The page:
Portugal’s online poker players will have to wait at least four months for regulated online poker, and likely much longer, thanks to an apparent mix-up in its newly drafted regulations.
The country’s online gambling reforms actually came into force at the end of June, opening up the previously monopolized market to foreign operators. While the lawmakers who drafted the legislation got a few things wrong, such as a punitive tax regime that has scared many operators away, at least it seemed the new market was eager to share its poker liquidity with other countries.
But in December 2015, the government announced that its impending online poker market would be segregated in line with the self-asphyxiating French model. The news came as a complete surprise, not least to the country’s former secretary of state for tourism, Adolfo Mesquita Nunes, who had been one of the authors of the legislation.
“[The open model] was the model approved by the government of which I was part,” he said in bewilderment. “This was the model that I left prepared as a government member, and these were the instructions I left.”
Flips and Flops
Following calls for poker players to boycott the market, in April this year lawmakers flip-flopped again. They would after all be adopting an open model and permitting the sharing of player pools with countries, they said, provided those countries do not prohibit liquidity sharing.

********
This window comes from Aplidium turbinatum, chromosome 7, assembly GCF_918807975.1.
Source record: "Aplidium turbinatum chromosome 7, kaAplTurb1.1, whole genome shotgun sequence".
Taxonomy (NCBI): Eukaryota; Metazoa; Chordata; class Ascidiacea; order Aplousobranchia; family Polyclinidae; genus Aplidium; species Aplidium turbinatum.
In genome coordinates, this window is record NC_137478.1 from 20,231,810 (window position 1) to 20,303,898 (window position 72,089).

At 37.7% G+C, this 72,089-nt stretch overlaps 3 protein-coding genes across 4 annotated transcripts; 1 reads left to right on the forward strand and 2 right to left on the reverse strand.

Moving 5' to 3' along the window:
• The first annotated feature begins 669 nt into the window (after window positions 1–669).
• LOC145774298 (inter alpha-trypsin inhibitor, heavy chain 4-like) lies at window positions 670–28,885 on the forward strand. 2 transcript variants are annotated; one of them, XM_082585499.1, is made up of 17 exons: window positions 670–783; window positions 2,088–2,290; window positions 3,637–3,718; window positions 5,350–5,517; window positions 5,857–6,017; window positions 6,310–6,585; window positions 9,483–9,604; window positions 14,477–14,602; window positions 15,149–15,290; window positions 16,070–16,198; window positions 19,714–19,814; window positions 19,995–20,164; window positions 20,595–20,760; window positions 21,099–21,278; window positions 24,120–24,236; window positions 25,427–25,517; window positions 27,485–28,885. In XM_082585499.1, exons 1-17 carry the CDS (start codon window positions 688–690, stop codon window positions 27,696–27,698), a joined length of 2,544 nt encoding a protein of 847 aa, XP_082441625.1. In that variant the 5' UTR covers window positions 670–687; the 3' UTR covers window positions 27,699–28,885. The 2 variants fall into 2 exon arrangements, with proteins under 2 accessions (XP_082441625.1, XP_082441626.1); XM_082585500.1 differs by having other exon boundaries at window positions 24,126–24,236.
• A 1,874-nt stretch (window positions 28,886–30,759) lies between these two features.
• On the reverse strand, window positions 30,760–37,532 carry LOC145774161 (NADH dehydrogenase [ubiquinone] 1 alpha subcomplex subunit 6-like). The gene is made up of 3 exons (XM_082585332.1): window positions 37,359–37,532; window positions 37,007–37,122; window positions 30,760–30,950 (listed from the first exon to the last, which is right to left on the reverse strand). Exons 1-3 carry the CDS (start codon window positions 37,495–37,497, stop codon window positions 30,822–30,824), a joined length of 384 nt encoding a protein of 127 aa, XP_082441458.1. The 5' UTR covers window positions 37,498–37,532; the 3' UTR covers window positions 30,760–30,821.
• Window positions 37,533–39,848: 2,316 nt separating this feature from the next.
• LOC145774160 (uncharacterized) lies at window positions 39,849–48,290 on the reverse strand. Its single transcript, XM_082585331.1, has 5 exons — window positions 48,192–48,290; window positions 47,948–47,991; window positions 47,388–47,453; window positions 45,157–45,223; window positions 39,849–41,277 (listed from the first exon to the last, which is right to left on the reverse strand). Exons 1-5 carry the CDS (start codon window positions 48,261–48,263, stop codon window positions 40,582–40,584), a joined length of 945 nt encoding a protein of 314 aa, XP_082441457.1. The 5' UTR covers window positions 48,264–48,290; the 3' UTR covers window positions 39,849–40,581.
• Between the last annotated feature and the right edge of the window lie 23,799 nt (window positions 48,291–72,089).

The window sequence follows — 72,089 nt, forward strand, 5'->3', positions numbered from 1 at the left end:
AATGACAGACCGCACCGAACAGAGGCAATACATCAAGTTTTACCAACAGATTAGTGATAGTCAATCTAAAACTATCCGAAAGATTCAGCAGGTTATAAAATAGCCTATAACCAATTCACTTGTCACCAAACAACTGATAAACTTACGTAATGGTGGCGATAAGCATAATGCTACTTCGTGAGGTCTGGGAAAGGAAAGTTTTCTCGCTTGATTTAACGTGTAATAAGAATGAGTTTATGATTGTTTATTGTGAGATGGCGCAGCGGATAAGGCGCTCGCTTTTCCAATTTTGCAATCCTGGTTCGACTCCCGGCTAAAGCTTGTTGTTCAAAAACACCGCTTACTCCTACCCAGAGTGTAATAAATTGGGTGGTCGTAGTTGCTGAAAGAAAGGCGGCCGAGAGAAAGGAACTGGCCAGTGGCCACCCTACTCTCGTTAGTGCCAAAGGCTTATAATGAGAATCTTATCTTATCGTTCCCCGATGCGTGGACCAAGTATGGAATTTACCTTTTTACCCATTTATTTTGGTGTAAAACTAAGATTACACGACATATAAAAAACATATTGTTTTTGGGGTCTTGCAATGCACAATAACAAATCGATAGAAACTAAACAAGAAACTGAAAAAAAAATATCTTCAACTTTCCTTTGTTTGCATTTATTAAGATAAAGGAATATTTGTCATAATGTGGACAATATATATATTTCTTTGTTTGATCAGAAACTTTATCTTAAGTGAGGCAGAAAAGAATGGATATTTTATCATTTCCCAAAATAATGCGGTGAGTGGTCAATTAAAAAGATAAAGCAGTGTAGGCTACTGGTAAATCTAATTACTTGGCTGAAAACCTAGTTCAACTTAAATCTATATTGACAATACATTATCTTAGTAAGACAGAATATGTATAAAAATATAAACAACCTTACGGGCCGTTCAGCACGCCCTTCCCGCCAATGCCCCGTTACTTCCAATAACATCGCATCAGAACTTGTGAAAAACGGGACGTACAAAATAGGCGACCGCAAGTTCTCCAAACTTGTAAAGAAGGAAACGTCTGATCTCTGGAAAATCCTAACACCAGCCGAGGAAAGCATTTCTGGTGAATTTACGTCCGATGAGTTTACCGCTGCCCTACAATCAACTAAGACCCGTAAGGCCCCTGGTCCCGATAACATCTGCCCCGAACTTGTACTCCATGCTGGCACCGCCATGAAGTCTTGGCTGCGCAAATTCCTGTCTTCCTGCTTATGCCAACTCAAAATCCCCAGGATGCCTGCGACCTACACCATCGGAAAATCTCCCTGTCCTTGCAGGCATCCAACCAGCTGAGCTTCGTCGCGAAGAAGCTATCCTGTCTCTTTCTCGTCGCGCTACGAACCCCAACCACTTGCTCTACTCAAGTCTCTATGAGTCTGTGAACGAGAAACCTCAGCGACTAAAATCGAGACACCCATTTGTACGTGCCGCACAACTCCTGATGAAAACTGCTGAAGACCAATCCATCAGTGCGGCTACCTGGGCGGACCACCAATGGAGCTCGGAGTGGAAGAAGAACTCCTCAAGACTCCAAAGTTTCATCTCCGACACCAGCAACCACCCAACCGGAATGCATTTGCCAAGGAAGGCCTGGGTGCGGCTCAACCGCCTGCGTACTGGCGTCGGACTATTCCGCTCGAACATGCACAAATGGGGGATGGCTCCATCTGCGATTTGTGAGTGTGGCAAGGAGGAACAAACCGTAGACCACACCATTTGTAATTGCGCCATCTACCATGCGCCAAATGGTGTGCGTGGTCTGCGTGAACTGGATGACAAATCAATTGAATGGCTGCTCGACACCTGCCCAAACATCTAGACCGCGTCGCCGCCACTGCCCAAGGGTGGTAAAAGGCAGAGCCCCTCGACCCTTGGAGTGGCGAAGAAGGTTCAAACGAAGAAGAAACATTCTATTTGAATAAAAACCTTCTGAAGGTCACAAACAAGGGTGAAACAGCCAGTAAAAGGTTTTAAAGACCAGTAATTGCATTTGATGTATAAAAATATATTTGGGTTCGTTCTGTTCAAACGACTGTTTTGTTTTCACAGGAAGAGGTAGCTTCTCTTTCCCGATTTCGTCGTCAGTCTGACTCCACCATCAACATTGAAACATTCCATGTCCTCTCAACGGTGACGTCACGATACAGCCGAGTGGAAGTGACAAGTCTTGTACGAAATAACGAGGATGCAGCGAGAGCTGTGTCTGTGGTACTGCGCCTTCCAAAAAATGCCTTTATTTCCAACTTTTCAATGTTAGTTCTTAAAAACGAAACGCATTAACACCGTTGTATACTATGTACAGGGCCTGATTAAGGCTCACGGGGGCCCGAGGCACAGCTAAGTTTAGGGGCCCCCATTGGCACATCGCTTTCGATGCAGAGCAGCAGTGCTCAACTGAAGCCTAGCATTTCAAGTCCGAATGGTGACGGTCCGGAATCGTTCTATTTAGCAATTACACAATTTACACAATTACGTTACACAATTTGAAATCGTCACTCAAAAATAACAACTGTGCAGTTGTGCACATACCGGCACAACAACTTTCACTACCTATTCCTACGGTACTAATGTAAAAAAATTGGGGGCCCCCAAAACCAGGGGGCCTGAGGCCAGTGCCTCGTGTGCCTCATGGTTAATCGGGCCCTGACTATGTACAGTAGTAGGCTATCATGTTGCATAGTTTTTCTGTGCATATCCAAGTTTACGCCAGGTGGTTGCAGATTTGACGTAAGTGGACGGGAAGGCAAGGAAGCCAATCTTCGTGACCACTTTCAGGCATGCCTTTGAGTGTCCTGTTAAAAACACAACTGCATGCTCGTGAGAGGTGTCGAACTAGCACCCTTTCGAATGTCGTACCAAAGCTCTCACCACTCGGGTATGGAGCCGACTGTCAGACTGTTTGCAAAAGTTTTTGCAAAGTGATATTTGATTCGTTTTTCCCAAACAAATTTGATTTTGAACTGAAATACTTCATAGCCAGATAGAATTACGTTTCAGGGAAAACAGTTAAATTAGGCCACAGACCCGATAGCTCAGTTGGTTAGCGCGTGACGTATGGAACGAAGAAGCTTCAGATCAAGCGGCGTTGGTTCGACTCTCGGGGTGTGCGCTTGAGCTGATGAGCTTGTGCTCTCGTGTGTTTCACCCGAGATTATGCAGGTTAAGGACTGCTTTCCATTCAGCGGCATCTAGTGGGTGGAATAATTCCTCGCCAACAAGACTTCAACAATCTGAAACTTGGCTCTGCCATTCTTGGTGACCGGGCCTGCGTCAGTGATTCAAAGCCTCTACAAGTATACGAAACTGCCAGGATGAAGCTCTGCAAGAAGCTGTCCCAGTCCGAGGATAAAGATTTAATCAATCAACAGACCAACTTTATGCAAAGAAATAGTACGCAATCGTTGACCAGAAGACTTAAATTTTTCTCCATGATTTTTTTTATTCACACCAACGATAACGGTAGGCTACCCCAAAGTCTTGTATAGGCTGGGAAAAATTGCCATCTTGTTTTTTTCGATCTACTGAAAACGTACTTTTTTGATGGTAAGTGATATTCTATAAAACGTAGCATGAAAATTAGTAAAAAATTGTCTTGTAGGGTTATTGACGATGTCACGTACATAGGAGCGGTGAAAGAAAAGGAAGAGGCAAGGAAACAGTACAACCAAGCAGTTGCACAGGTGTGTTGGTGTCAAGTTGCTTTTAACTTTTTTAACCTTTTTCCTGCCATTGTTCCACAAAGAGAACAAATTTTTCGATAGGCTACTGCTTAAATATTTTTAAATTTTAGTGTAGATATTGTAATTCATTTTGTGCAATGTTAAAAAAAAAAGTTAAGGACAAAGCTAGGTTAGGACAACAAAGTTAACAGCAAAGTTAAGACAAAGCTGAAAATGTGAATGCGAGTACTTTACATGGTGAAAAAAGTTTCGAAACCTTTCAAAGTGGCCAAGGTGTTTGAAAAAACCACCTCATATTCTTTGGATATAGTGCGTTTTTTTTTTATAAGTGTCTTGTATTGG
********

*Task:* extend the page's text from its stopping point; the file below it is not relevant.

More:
But someone had blundered. Representatives of SRIJ, the Portuguese gambling regulator, told the player advocacy group ANaon that lawmakers had neglected to create a B2B licensing system within the regulatory framework.
Networks rely on B2B licenses so that their skins can be licensed to operate on their platforms, but only a regulatory framework for consumer licenses had been created. The upshot is that this will preclude liquidity sharing networks from participation in the market, at least until someone gets around to passing new law, which would take two years, explained the regulator.
More Red Tape
Grasping at reasons to be cheerful, Portugal’s poker players consoled themselves with the fact that at least PokerStars, which has applied for a license, would be able to join the market under these circumstances. And as the operator with the greatest liquidity in the world, things might just work out OK.
But this week the regulator told ANaon that the regulations relating to Portugal’s liquidity sharing plans had not even been sent to the European Commission for approval yet. Once they get around to that, there will a wait of three to four months, while the proposals are inspected by the EU and its member states.
At this rate, by the time Portugal actually gets a regulated online poker market, allowing its players boost the liquidity of the international player pool, the robots will well and truly have taken over.